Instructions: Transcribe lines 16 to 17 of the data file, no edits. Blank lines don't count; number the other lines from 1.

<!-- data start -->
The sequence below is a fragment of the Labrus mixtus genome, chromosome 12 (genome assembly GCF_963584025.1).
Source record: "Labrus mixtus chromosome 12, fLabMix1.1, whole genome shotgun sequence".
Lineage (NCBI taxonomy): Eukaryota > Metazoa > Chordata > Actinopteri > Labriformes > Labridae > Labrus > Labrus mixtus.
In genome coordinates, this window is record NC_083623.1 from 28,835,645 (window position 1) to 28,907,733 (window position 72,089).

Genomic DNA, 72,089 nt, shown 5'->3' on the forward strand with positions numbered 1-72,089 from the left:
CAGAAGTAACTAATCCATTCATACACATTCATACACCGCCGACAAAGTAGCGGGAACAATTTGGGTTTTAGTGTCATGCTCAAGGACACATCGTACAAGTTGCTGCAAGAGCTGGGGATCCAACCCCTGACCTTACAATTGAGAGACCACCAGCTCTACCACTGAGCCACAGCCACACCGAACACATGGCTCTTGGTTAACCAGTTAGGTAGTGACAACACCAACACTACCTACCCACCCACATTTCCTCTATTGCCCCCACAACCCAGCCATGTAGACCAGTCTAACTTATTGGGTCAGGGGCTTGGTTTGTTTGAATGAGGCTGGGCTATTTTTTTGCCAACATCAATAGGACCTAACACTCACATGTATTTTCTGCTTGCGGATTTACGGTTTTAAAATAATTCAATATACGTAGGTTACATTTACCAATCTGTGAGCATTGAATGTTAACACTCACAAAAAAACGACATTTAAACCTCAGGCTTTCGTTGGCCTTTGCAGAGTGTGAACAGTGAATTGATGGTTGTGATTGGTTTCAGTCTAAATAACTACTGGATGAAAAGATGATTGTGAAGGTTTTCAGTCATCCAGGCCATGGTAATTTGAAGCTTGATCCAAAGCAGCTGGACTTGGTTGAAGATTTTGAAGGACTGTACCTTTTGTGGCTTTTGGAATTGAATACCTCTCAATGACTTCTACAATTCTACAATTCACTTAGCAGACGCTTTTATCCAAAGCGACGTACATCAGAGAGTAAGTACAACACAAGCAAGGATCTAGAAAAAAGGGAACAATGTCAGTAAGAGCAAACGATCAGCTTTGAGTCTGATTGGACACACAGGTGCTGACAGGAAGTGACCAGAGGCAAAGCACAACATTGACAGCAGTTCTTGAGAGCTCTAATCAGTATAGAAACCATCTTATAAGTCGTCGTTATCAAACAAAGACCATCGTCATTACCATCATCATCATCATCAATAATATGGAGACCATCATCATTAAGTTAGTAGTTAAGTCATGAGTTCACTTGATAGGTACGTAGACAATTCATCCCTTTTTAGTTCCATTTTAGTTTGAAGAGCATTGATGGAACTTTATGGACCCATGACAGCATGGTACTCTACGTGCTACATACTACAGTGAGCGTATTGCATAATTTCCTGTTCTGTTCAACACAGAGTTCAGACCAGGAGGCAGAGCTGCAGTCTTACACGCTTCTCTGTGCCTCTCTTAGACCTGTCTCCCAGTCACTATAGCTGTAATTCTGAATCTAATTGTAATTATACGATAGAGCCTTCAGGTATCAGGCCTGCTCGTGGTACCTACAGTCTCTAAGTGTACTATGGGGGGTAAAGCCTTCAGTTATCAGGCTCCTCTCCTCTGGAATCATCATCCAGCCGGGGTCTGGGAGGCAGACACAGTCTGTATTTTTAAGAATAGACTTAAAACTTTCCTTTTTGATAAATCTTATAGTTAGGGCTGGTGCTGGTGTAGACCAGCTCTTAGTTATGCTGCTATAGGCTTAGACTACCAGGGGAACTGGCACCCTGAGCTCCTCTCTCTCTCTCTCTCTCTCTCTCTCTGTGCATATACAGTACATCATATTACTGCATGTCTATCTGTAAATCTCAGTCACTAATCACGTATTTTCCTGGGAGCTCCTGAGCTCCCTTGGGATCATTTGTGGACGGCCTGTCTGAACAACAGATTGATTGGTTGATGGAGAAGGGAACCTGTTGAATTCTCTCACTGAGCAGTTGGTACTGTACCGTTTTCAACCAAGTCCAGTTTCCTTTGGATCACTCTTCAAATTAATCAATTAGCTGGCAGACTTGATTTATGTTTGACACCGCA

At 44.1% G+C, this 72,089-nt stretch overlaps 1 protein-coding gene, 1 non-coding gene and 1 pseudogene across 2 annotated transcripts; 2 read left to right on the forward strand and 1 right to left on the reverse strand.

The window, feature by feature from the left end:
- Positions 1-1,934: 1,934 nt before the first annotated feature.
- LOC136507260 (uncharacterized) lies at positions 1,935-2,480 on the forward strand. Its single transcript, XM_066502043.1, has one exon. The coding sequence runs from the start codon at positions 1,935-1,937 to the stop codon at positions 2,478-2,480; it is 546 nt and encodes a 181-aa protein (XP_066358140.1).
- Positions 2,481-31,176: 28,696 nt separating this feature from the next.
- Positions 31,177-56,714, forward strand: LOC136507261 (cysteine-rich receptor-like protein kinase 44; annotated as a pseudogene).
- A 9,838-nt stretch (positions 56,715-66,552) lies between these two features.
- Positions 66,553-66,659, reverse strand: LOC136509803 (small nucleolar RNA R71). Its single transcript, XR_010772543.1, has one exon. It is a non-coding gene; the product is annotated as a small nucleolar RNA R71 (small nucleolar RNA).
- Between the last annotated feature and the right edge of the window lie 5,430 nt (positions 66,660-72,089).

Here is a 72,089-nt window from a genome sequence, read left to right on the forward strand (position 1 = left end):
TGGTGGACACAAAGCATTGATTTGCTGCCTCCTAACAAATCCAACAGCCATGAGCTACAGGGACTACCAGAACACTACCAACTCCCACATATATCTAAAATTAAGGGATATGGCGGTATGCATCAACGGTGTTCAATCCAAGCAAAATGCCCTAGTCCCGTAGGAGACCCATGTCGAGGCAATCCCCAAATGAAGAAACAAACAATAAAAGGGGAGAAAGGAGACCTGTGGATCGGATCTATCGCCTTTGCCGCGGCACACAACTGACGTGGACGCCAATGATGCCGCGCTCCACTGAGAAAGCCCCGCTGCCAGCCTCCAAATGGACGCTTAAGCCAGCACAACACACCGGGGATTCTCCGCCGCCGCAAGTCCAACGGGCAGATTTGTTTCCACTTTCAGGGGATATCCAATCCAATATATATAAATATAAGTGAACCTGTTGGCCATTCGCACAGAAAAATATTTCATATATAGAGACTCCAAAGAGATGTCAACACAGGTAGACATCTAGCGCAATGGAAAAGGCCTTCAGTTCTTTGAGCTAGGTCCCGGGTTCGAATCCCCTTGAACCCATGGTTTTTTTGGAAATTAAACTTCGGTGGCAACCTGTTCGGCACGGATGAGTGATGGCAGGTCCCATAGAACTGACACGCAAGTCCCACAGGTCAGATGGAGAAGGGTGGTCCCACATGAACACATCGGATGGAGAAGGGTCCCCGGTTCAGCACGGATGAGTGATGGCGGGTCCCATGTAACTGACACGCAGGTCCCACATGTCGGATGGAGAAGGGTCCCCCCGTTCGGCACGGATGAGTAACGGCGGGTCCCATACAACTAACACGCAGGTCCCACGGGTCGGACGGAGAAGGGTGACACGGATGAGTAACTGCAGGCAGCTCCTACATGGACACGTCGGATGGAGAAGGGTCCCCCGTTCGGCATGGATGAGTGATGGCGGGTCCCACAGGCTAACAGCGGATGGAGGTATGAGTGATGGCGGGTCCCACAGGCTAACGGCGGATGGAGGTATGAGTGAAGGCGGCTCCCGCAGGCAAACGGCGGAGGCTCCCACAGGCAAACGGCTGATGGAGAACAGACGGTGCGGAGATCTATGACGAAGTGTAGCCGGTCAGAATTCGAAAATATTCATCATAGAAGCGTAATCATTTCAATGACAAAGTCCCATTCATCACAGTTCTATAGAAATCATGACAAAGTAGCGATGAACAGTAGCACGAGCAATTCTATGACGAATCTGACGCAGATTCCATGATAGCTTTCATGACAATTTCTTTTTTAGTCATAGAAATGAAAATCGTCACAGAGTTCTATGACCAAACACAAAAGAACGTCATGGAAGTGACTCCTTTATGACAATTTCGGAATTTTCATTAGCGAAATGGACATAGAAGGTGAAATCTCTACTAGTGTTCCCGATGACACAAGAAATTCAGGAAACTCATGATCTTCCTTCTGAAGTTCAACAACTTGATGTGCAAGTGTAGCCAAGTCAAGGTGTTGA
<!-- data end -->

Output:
Here is a 72,089-nt window from a genome sequence, read left to right on the forward strand (position 1 = left end):
TGGTGGACACAAAGCATTGATTTGCTGCCTCCTAACAAATCCAACAGCCATGAGCTACAGGGACTACCAGAACACTACCAACTCCCACATATATCTAAAATTAAGGGATATGGCGGTATGCATCAACGGTGTTCAATCCAAGCAAAATGCCCTAGTCCCGTAGGAGACCCATGTCGAGGCAATCCCCAAATGAAGAAACAAACAATAAAAGGGGAGAAAGGAGACCTGTGGATCGGATCTATCGCCTTTGCCGCGGCACACAACTGACGTGGACGCCAATGATGCCGCGCTCCACTGAGAAAGCCCCGCTGCCAGCCTCCAAATGGACGCTTAAGCCAGCACAACACACCGGGGATTCTCCGCCGCCGCAAGTCCAACGGGCAGATTTGTTTCCACTTTCAGGGGATATCCAATCCAATATATATAAATATAAGTGAACCTGTTGGCCATTCGCACAGAAAAATATTTCATATATAGAGACTCCAAAGAGATGTCAACACAGGTAGACATCTAGCGCAATGGAAAAGGCCTTCAGTTCTTTGAGCTAGGTCCCGGGTTCGAATCCCCTTGAACCCATGGTTTTTTTGGAAATTAAACTTCGGTGGCAACCTGTTCGGCACGGATGAGTGATGGCAGGTCCCATAGAACTGACACGCAAGTCCCACAGGTCAGATGGAGAAGGGTGGTCCCACATGAACACATCGGATGGAGAAGGGTCCCCGGTTCAGCACGGATGAGTGATGGCGGGTCCCATGTAACTGACACGCAGGTCCCACATGTCGGATGGAGAAGGGTCCCCCCGTTCGGCACGGATGAGTAACGGCGGGTCCCATACAACTAACACGCAGGTCCCACGGGTCGGACGGAGAAGGGTGACACGGATGAGTAACTGCAGGCAGCTCCTACATGGACACGTCGGATGGAGAAGGGTCCCCCGTTCGGCATGGATGAGTGATGGCGGGTCCCACAGGCTAACAGCGGATGGAGGTATGAGTGATGGCGGGTCCCACAGGCTAACGGCGGATGGAGGTATGAGTGAAGGCGGCTCCCGCAGGCAAACGGCGGAGGCTCCCACAGGCAAACGGCTGATGGAGAACAGACGGTGCGGAGATCTATGACGAAGTGTAGCCGGTCAGAATTCGAAAATATTCATCATAGAAGCGTAATCATTTCAATGACAAAGTCCCATTCATCACAGTTCTATAGAAATCATGACAAAGTAGCGATGAACAGTAGCACGAGCAATTCTATGACGAATCTGACGCAGATTCCATGATAGCTTTCATGACAATTTCTTTTTTAGTCATAGAAATGAAAATCGTCACAGAGTTCTATGACCAAACACAAAAGAACGTCATGGAAGTGACTCCTTTATGACAATTTCGGAATTTTCATTAGCGAAATGGACATAGAAGGTGAAATCTCTACTAGTGTTCCCGATGACACAAGAAATTCAGGAAACTCATGATCTTCCTTCTGAAGTTCAACAACTTGATGTGCAAGTGTAGCCAAGTCAAGGTGTTGA